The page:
The income tax is the largest source of Money

TITLE(s):        income tax  
  The income tax is a levy based on the income of individuals, families, and
   The income tax is the largest source of tax revenue in advanced
 economies.  In the United States over half of the federal government's tax
 revenue comes from income taxes, with the personal income tax accounting for
 about 45% and the corporate income tax for another 10% of the total tax
 revenue.  Most individual states and some local governments also levy income
 taxes, but income taxes are less important than other sources of state tax
  An income tax was first instituted in Britain on a permanent basis in
 1842.  The United States did not use an income tax until 1861, as a temporary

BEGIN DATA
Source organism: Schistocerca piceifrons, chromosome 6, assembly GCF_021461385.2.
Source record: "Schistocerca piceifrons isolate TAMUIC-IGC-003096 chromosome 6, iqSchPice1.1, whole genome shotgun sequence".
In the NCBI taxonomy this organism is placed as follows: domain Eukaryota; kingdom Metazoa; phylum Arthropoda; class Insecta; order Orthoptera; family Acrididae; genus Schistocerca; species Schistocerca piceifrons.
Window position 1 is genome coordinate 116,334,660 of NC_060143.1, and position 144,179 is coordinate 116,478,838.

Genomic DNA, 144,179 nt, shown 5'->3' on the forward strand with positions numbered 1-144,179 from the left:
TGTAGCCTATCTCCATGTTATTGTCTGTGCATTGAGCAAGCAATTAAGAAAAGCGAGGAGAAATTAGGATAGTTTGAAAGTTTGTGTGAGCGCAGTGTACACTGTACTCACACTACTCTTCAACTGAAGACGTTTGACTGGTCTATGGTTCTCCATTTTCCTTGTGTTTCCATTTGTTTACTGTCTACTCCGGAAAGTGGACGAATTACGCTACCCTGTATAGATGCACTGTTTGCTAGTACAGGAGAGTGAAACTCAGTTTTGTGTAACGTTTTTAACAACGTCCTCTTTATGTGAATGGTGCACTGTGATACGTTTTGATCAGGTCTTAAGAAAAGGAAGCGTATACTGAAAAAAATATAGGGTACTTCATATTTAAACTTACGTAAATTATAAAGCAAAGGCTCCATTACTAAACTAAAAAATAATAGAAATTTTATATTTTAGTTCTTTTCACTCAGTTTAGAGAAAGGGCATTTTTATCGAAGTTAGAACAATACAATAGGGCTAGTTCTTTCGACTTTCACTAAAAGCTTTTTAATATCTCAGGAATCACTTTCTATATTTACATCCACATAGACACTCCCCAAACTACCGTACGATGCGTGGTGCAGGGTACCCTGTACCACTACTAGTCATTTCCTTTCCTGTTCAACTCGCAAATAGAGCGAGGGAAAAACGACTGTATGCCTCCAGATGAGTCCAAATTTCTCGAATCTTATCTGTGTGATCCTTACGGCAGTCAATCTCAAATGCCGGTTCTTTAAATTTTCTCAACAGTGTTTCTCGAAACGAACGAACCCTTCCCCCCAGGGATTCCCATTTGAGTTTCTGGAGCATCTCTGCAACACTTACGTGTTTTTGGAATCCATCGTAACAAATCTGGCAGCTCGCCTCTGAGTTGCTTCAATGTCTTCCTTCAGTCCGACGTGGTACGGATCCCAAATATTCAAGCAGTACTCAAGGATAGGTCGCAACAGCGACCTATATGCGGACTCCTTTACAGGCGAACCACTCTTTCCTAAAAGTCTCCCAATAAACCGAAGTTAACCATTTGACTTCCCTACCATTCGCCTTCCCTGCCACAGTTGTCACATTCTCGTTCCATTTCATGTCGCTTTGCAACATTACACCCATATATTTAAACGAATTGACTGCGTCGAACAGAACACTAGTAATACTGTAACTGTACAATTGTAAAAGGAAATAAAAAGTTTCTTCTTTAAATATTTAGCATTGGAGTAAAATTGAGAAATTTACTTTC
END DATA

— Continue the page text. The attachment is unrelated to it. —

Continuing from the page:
measure to help finance the Civil War;  that tax was repealed in 1871.  When
 Congress tried to reinstate the income tax, the Supreme Court, in POLLOCK V.
 FARMERS' LOAN AND TRUST CO. (1895), declared that it was unconstitutional.   
  The 16TH AMENDMENT to the U.S. Constitution, ratified in 1913, consists of
 a single sentence that allows income taxation.  The 1913 income tax exempted
 the first $3,000 from taxation and taxed the remainder of income at graduated
 rates ranging from 1% for income up to $20,000 to as high as 7% for income
 over $500,000.  This was sufficiently high relative to income at the time
 that less than 1% of the population was subject to the  income tax then.     
  The initial passage of the law established a progressive tax structure,
 which means that taxpayers are taxed at a higher percentage rate the higher